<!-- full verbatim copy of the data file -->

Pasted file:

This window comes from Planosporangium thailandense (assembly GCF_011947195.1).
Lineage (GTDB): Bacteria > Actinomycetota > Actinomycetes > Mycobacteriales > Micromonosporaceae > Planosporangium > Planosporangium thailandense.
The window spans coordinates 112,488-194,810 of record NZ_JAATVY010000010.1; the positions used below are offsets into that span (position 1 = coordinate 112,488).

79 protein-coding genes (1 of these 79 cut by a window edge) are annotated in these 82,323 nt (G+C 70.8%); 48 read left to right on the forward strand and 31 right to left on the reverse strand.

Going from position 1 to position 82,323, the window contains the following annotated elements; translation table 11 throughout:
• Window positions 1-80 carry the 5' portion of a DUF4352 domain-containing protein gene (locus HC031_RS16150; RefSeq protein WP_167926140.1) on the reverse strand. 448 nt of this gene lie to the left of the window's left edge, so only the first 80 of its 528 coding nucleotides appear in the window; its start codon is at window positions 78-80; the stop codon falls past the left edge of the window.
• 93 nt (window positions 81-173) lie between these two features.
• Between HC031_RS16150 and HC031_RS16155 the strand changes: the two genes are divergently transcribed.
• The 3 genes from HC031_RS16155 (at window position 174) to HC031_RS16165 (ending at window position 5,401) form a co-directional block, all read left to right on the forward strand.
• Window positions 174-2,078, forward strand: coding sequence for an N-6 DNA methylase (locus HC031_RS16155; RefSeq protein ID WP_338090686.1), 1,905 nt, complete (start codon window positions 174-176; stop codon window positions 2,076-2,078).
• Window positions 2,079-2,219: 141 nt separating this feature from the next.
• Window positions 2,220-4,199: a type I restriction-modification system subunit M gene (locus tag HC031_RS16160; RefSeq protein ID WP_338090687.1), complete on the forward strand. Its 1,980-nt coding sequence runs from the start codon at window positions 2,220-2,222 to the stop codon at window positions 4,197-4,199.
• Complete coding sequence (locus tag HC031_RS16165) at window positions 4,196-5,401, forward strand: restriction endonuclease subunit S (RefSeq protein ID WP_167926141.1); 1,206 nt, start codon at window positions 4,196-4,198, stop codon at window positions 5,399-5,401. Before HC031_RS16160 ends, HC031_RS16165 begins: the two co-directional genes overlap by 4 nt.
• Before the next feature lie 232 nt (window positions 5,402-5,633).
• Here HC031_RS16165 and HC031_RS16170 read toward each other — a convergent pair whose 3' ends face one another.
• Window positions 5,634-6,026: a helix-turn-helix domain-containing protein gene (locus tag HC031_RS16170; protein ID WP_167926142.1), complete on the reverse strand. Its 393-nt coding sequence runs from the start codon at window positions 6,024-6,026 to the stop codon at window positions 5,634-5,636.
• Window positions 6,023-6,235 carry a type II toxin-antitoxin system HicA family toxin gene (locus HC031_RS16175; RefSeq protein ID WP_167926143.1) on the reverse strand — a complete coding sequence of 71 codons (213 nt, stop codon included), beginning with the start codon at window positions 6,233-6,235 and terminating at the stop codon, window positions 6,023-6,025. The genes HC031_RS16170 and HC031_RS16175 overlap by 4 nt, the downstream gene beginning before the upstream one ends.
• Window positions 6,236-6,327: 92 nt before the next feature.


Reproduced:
This window comes from Planosporangium thailandense (assembly GCF_011947195.1).
Lineage (GTDB): Bacteria > Actinomycetota > Actinomycetes > Mycobacteriales > Micromonosporaceae > Planosporangium > Planosporangium thailandense.
The window spans coordinates 112,488-194,810 of record NZ_JAATVY010000010.1; the positions used below are offsets into that span (position 1 = coordinate 112,488).

79 protein-coding genes (1 of these 79 cut by a window edge) are annotated in these 82,323 nt (G+C 70.8%); 48 read left to right on the forward strand and 31 right to left on the reverse strand.

Going from position 1 to position 82,323, the window contains the following annotated elements; translation table 11 throughout:
• Window positions 1-80 carry the 5' portion of a DUF4352 domain-containing protein gene (locus HC031_RS16150; RefSeq protein WP_167926140.1) on the reverse strand. 448 nt of this gene lie to the left of the window's left edge, so only the first 80 of its 528 coding nucleotides appear in the window; its start codon is at window positions 78-80; the stop codon falls past the left edge of the window.
• 93 nt (window positions 81-173) lie between these two features.
• Between HC031_RS16150 and HC031_RS16155 the strand changes: the two genes are divergently transcribed.
• The 3 genes from HC031_RS16155 (at window position 174) to HC031_RS16165 (ending at window position 5,401) form a co-directional block, all read left to right on the forward strand.
• Window positions 174-2,078, forward strand: coding sequence for an N-6 DNA methylase (locus HC031_RS16155; RefSeq protein ID WP_338090686.1), 1,905 nt, complete (start codon window positions 174-176; stop codon window positions 2,076-2,078).
• Window positions 2,079-2,219: 141 nt separating this feature from the next.
• Window positions 2,220-4,199: a type I restriction-modification system subunit M gene (locus tag HC031_RS16160; RefSeq protein ID WP_338090687.1), complete on the forward strand. Its 1,980-nt coding sequence runs from the start codon at window positions 2,220-2,222 to the stop codon at window positions 4,197-4,199.
• Complete coding sequence (locus tag HC031_RS16165) at window positions 4,196-5,401, forward strand: restriction endonuclease subunit S (RefSeq protein ID WP_167926141.1); 1,206 nt, start codon at window positions 4,196-4,198, stop codon at window positions 5,399-5,401. Before HC031_RS16160 ends, HC031_RS16165 begins: the two co-directional genes overlap by 4 nt.
• Before the next feature lie 232 nt (window positions 5,402-5,633).
• Here HC031_RS16165 and HC031_RS16170 read toward each other — a convergent pair whose 3' ends face one another.
• Window positions 5,634-6,026: a helix-turn-helix domain-containing protein gene (locus tag HC031_RS16170; protein ID WP_167926142.1), complete on the reverse strand. Its 393-nt coding sequence runs from the start codon at window positions 6,024-6,026 to the stop codon at window positions 5,634-5,636.
• Window positions 6,023-6,235 carry a type II toxin-antitoxin system HicA family toxin gene (locus HC031_RS16175; RefSeq protein ID WP_167926143.1) on the reverse strand — a complete coding sequence of 71 codons (213 nt, stop codon included), beginning with the start codon at window positions 6,233-6,235 and terminating at the stop codon, window positions 6,023-6,025. The genes HC031_RS16170 and HC031_RS16175 overlap by 4 nt, the downstream gene beginning before the upstream one ends.
• Window positions 6,236-6,327: 92 nt before the next feature.